Consumer Reports on the iPhone 4:
… it sports the sharpest display and best video camera weâ€™ve seen on any phone, and even outshines its high-scoring predecessors with improved battery life and such new features as a front-facing camera for video chats and a built-in gyroscope that turns the phone into a super-responsive game controller. But Apple needs to come up with a permanentâ€”and freeâ€”fix for the antenna problem before we can recommend the iPhone 4.
Consumer Reports says it cannot recommend Apple’s iPhone 4 because of an antenna design flaw. On July 12th, the publication announced its judgement on the iPhone 4’s antenna issue. Mike Gikas, a Consumer Reports writer:
Our findings call into question the recent claim by Apple that the iPhone 4’s signal-strength issues were largely an optical illusion caused by faulty software.
This is the first time Consumer Reports has not endorsed an iPhone since the original model was released in 2007. The magazine conducted internal testings of three iPhone 4s purchased at three separate retail locations in the New York area. The tests were completed in a controlled environment (radio frequency isolation chamber) using a base-station emulator with other AT&T phones including the iPhone 3GS and the Palm Pre. The iPhone 4 exhibited the well publicized antenna issue, but the iPhone 3GS and the Palm Pre didn’t:
When your finger or hand touches a spot on the phone’s lower left side-an easy thing, especially for lefties-the signal can significantly degrade enough to cause you to lose your connection altogether if you’re in an area with a weak signal. Due to this problem, we can’t recommend the iPhone 4.
Apple has sold 1.7 million iPhone 4’s in the first three days of its release. Almost immediately there were reports of reception issues and a bit later the issue focused on a certain spot toward the lower left portion of the stainless steel mid-section that was designed as an external antenna for better signal reception.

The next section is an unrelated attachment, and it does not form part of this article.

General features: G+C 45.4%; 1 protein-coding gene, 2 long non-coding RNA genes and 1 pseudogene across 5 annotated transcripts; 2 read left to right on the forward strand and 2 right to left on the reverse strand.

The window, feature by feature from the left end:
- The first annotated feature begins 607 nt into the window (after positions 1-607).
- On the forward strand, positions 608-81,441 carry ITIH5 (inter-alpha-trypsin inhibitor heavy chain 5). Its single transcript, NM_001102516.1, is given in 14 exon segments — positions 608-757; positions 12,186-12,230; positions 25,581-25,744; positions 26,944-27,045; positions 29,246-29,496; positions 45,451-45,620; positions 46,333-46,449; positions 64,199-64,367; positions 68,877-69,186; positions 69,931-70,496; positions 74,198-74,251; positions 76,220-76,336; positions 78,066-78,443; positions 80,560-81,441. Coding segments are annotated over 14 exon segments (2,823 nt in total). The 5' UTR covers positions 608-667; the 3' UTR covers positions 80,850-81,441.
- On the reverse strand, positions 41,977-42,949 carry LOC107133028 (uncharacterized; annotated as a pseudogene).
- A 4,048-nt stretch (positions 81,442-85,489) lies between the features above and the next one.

Apple has been less-than forward with this issue. Apple issued an initial press release stating that signal attenuation occurs on all mobile phones when held and suggested holding the iPhone 4 a different way. Read Apple: You’re Holding The iPhone 4 The Wrong Way. Obviously the tests conducted by Consumer Reports suggest not all mobile phones experience iPhone 4-like signal degradation when held. One of Apple’s suggestion is to purchase an iPhone 4 case. A quick aside: I do like the Vapor case from ElementCase. Read ElementCase Vapor iPhone 4 Aluminum Case: Helps Maintain iPhone Antenna Signal Strength.Â Gikas on Apple’s response:
You can’t just suggest people use their right hands or buy an aftermarket product. You have to fix it yourself.
Yes Apple, get with it.
The company then issued a statement pointing to a software bug, which was inaccurate and exaggerated signal strength. Read iPhone 4 Reception Issue: Signal Formula Error? This doesn’t fix the antenna issue but it does reset expectations. For example, the four or five bars you’ve been experiencing were actually one or two. So when calls fail you won’t be as disgruntled as before. This is a nice marketing trick: set low expectations or in this case reset to lower expectations. But the reality is still this: there is an antenna design problem. Wired.com’s Dylan Tweney:
Lab tests byÂ Consumer Reports have confirmed whatÂ Wired and its readers have been telling you all along: The problem with the iPhone 4â€™s reception has nothing to do with how the signal-strength bars are represented, and everything to do with the phoneâ€™s faulty antenna design.
Consumer Reports recommend using duct tape, but I wouldn’t do that. I would instead get the Bumpers, a nice case (Vapor), or try… Colorware. If you look carefully the mid-section stainless steel is covered with beautiful paint. That might do the trick and solve the antenna issue. I would also choose the “Softouch” option just to make sure there’s enough between your fingers and the stainless steel antenna. It would also make it less slippery, a feature that feels good in your pocket but is the real culprit behind all cement face plants. The Colorware option is a terribly expensive one at US$250. And it’ll take three weeks to ship, once they get yours. You see, Coloware doesn’t have any iPhone 4 units to sell you so you’ll have to send in yours. If you can stomach not having your iPhone 4 for about a month and spending $250 to make it ultra-cool but without guarantees that it will solve your antenna problems, then, well… check this out: My OR3O concept.
The conclusion is this: It isn’t AT&T. It isn’t you. It’s Apple. But don’t all the best in the world have at least one fatal flaw? I’m Not Getting An iPhone 4, Yet.
- Consumer Reports gives iPhone 4 cool reception: Los Angeles Times
- On Testing, Consumer Reports Retracts iPhone 4 Recommendation: Gizmodo
- Consumer Reports Slams The iPhone 4 Over Antenna Issue: TechCrunch
- Lab tests: Why Consumer Reports can’t recommend the iPhone 4: Consumer Reports
- Why Apple – and not its customers – should fix the iPhone 4: Consumer Reports
- Consumer Reports: iPhone 4 Best Smartphone Despite Antenna Issue: Wired
- Lab Tests of iPhone 4 Confirm Reports: It’s the Antenna, Stupid: Wired